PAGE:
There are alternatives out there, AMD’s Radeon RX Vega 64, Vega 54 and RX 580 (if you can find them), are fantastic combatants to this card, but they just can’t keep up on a pricing level

RAM (Memory)

In any PC you need an adequate amount of RAM for better performance. RAM holds bursts of information for a limited time to quickly complete tasks, so literally, all of your data will pass through this component of your PC.

For very basic gaming and web browsing, 8GB is enough, but as a whole, we recommend 16GB as the go-to for any build today. For video and photo editing, the more memory you have, the better. The Corsair Vengeance LED, HyperX Fury, and G.Skill Rampage V are all memory kits of choice that mix together a blend of affordability, speed, and reliability. 16GB (2x8GB) of dual-channel DDR4 running at 3200 MHz is ideal for gaming at 1080p or more for now and should future-proof you for the next 3 to 4 years at least.

Using High-frequency RAM in a PC where you simply not utilizing or the amount of workload is much less than it can capable to handle than its wrong investments.  Intel CPUs typically don’t benefit from faster memory in day-to-day tasks, however, Ryzen can see anywhere from a 10-15% performance increase, purely from utilizing faster memory. Keep in mind, motherboards don’t support unlimited memory speeds, so check the specification before buying incredibly fast memory. For example, it would be a waste to get 4,000MHz speed RAM and find out it could only reach up to 3,000MHz because of the motherboard’s limitations.


Previously we use Hard Drives which are fantastic for holding a ton of data at a very low cost. Meanwhile, SSDs can be exponentially faster, but opting for massive capacities will cost you a lot more than any mechanical drive. Thankfully SATA SSDs are now more affordable which yields greater performance than much slower hard drives. SSDs are very fast and snappy with improved read and write speeds. We recommend you to use SSD for a boot drive (Install OS) and use it for play games and application software. NVMe M.2 SSDs are lot faster than normal SATA SSD and especially recommended for high-end production work, 3D modeling, Video content, etc. we recommend you pick up a 1TB or more Hard Drive as well along with SSDs for better storage in less cost.

Power Supply

Power supply unit in PC is a very crucial part as it drives all the components by supplying power to them, without this crucial foundation, your PC will fail to even start. In the real world, it’s unlikely you’ll ever need more than a 650W for a single GPU build like we recommend here. When shopping for a PSU it’s advisable to get one with 20% more capacity than you’ll need: 10% for overclocking, and another 10% so you’re not running your PSU ragged at all times. The higher the efficiency rating (from good to best; bronze, silver, gold, platinum, titanium), the less electricity you’ll waste as heat.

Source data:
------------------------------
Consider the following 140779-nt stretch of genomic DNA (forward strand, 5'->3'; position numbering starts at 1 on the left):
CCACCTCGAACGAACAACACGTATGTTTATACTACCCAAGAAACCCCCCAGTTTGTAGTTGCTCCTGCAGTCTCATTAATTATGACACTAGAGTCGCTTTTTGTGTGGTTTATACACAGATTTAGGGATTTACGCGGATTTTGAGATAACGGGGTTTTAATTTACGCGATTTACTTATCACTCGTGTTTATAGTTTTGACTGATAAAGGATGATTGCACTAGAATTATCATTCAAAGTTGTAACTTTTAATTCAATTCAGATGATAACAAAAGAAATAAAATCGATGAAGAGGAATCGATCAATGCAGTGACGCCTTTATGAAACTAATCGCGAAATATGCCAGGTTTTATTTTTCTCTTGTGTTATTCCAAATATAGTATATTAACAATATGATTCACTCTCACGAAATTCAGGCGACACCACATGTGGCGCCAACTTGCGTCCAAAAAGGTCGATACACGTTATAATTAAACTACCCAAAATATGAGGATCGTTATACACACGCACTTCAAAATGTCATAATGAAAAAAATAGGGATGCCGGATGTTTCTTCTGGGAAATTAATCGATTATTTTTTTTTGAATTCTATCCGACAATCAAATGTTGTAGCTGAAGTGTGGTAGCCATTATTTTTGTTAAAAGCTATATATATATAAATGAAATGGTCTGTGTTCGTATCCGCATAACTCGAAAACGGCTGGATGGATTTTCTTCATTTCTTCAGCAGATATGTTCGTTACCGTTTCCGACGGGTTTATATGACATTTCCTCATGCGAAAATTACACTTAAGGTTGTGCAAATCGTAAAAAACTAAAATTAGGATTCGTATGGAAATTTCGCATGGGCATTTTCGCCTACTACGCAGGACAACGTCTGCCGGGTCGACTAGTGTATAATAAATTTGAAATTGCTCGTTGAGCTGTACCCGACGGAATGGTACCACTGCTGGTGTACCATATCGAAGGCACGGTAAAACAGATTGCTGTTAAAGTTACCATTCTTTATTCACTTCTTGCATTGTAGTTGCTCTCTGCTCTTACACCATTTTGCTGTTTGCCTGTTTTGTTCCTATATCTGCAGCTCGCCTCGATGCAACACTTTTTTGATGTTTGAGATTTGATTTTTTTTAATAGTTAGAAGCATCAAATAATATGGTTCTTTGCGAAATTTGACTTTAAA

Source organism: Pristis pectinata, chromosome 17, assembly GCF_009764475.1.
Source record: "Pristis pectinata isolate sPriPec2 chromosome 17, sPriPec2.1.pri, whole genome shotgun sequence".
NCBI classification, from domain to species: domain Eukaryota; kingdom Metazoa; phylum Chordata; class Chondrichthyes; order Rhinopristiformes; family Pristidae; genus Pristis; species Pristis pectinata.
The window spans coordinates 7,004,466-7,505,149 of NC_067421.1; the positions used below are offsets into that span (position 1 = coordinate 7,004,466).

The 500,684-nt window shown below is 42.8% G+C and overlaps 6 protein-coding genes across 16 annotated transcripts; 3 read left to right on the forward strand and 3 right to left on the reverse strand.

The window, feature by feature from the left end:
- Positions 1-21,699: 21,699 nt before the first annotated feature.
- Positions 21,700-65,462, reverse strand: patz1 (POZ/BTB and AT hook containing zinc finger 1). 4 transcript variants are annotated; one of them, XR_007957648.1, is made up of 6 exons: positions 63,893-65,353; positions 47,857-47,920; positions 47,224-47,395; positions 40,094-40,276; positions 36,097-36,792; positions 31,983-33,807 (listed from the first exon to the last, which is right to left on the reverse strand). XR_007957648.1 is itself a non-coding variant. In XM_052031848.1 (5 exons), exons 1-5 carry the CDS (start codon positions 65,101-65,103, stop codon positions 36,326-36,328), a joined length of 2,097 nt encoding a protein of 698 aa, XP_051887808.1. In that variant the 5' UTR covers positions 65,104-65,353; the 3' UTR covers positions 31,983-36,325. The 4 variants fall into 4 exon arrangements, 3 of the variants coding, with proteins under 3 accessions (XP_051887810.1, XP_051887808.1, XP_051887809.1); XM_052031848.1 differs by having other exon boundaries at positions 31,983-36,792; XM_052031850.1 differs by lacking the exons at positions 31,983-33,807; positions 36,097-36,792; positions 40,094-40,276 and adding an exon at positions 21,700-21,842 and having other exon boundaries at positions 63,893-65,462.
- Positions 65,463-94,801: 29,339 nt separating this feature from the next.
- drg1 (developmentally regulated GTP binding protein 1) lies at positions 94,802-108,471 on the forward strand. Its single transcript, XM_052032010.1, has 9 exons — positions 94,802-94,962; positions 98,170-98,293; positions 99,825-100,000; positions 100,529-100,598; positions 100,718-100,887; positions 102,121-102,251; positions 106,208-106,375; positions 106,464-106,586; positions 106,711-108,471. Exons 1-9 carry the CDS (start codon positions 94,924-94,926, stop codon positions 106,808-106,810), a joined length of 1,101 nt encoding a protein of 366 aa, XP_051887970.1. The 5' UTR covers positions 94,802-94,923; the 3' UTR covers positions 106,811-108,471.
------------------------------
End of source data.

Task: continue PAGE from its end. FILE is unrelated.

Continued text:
If you are confused about how much power your PC Built needs then just check it with tools on the internet or specs of the components. Don’t skimp here. When a cheap PSU blows, it can take your whole system with it.

PC Case and CPU Cooler

The PC case you choose shouldn’t just be pretty; it should be as tool-less as possible, offer tons of cable routing options, and ample room equal to your PC building ambitions. As far as chassis choice, it all starts with what motherboard you’re using for your build. We’re not talking manufacturer, but the size. Make sure you pick up a case with good airflow and one that’s the correct size for your new system. The optional feature makes your case more modern and good looking like the RGB lighting, Fan Controls, tempered glass, etc.

Following the good and high-performance Procesor, you also need a good CPU Cooler, it doesn’t matter you choose Intel or AMD for you Build both need to keep cool for performance. CPU Cooler are two types of available Air Cooler and Liquid Cooler.

Air coolers as you might have guessed use air to push heat through an array of heat pipes and fins called a heatsink. These types of CPU coolers are generally affordable and easy to install, but can sometimes interfere with the installation of memory with tall heat spreaders or oversized graphics cards.

Liquid-coolers, on the other hand, are a bit more complicated as they use a closed loop of coolant to keep processors chilled. These are often more efficient and can keep your CPU running at lower temperatures than an air cooler. The only downside is these liquid-cooling units can be more expensive and intimidating to install at first.

Before buying any of the coolers make sure it is sufficient to give proper cooling to CPU in all types of workload and in overclocking as well (if you prefer overclocking). Always make sure the cooler Supports your processor’s socket type and the cooler is compatible with your case.